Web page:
How do you keep fans -- and sportswriters -- happy in the NFL?
Make sure you toss in a few ridiculously bad seasons in the mix of a bunch of mediocre ones.
It's all about expectations, folks. Remember that.
Don't believe it? Let's look at the Dolphins, a team that during the last couple decades might best be described as "average."
This year and the 2001-02 season for the Fins are almost identical. Both teams went 11-5 during the regular season and both were crushed by the Baltimore Ravens in the first round of the playoffs. In 2002, Miami lost 20-3 (you might remember Bush choked on a pretzel and passed out while watching the game). Yesterday, the Ravens beat them 27-9. And the funny thing is that last year's 1-15 team probably would have lost in exactly the same way.
After the loss in 2002, here's what Sun-Sentinel columnist Dave Hyde wrote: "[I]f you're pointing fingers at who's to blame this morning, you need more fingers. You need more hands. The question isn't who's to blame. The question: Who isn't?"
After yesterday's loss, Hyde had a different take: "Seasons like this don't get obituaries. They get parades. They're reminders of why we all fell in love with sports, once upon a time, cheering a team worth cheering."
Here's the Miami Herald's Greg Cote after the 2002 drubbing, which was blacked out on local TV: "There was only the smallest grain of good news in the latest humiliating defeat ending the latest Dolphins season here Sunday. At least more people didn't see it."
Cote in this morning's newspaper: "[T]he season of 2008 that somehow reached improbably into 2009 needs to be cherished, remembered and savored, long after the postmortems on Sunday's loss."
I'm not saying that the fans or the writers are wrong. I'm just making the glaring observation that the only way for a decent team to seem great is for it to first succeed at being utterly awful. That's what it achieved in 2007, losing 15 games and setting up this season's "miracle."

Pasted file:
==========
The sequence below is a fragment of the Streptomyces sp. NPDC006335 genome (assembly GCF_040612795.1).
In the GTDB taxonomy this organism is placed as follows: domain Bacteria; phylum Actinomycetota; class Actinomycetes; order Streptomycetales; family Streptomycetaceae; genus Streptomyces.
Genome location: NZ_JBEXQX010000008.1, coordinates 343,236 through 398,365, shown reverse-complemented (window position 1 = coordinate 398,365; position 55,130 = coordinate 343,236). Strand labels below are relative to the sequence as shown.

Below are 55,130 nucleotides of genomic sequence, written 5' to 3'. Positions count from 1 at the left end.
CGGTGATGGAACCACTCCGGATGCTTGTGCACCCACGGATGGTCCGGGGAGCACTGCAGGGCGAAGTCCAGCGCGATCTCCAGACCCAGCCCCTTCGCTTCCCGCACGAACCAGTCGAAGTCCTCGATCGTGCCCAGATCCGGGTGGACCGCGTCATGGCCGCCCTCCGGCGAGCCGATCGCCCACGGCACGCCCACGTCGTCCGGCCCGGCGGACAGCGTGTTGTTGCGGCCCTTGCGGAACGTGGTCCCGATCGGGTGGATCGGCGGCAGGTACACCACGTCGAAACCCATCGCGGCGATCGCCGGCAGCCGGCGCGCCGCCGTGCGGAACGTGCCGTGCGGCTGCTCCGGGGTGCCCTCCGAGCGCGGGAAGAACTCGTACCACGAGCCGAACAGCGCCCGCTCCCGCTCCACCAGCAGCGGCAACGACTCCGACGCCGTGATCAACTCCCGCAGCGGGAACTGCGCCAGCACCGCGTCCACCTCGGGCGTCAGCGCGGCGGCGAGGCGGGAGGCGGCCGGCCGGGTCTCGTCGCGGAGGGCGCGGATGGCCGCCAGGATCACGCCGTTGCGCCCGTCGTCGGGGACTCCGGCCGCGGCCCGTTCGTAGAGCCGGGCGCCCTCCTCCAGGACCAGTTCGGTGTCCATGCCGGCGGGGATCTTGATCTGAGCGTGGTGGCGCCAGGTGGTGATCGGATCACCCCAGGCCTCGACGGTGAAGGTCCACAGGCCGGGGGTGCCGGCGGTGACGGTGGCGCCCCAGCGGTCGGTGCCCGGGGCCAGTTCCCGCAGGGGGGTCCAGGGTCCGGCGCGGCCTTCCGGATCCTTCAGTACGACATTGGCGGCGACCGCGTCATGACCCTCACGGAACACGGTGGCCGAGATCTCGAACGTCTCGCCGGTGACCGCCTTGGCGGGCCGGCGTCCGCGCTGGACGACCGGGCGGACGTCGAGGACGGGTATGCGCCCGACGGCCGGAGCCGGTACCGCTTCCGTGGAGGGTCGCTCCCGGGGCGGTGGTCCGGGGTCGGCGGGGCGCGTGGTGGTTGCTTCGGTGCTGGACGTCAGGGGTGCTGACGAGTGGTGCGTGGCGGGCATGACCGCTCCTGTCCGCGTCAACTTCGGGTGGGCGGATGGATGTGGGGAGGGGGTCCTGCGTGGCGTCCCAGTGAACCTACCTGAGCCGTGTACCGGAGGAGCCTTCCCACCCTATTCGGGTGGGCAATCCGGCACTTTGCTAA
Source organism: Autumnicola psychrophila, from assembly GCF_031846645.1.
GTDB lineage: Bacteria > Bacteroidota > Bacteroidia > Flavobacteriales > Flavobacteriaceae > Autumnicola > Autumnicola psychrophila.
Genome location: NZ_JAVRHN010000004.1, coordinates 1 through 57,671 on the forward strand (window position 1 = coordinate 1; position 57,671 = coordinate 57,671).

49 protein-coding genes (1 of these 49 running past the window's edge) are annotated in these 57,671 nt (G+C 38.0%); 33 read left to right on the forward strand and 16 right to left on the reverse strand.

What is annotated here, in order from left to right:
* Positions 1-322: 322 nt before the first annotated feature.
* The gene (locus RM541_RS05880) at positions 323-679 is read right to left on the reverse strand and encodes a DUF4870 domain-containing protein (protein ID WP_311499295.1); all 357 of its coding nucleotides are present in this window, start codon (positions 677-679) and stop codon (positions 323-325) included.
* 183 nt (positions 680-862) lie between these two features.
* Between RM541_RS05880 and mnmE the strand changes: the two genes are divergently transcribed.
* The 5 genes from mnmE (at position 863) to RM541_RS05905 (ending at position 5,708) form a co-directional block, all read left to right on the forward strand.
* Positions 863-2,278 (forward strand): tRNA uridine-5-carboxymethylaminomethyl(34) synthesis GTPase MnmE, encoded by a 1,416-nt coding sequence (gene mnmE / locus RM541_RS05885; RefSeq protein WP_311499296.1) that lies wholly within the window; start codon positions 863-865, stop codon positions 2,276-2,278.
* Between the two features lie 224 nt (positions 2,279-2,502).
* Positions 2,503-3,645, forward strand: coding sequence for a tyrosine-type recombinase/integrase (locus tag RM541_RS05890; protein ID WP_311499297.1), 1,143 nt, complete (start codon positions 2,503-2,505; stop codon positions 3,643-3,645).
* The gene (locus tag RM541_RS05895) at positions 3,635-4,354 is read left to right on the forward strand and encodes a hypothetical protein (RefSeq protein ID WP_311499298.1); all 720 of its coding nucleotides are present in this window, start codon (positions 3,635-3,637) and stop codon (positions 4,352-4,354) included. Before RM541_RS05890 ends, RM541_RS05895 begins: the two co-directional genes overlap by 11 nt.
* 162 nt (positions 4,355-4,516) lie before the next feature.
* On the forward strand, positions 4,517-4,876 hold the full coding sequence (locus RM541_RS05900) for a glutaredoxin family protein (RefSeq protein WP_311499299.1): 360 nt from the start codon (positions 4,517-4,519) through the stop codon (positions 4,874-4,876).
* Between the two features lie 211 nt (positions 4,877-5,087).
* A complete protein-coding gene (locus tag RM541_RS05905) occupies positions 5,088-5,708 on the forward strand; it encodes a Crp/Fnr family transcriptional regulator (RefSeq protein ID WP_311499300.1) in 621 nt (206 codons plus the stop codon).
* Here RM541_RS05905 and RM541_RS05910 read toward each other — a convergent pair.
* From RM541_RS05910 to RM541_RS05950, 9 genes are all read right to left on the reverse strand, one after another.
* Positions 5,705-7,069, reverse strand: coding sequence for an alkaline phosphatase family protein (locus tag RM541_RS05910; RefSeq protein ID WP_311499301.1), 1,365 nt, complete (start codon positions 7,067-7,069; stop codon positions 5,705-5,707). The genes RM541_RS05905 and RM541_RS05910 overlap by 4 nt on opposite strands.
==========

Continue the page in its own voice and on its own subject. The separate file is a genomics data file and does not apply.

They achieved competence this year riding the wits -- more than the weak arm -- of Chad Pennington. There was an iron ceiling over this team and they hit it against the Ravens. Any other playoff team would have whipped them, too. As for miracles, the Ravens, who went a lowly 4-14 last season, have eclipsed the Dolphins in terms of turnaround at this point and may go farther still.
Not to diminish the Dolphins' achievement this year. They gave fans a fun ride, if not first-rate football. And it was fun to watch the weak-armed Pennington use his wits to find ways to win games. They exceeded my expectations (I predicted an 8-8 record here before the season began), too. But to put this season in even more stark perspective, here's what Zack Thomas told Cote after that 2002 Ravens loss: "You can talk about us going 11-5. I'd rather be 1-15 for a year [to get higher draft picks] and get somebody in here."
Been there and done that -- and they may have to do it again for everybody in Fin-land to be happy again.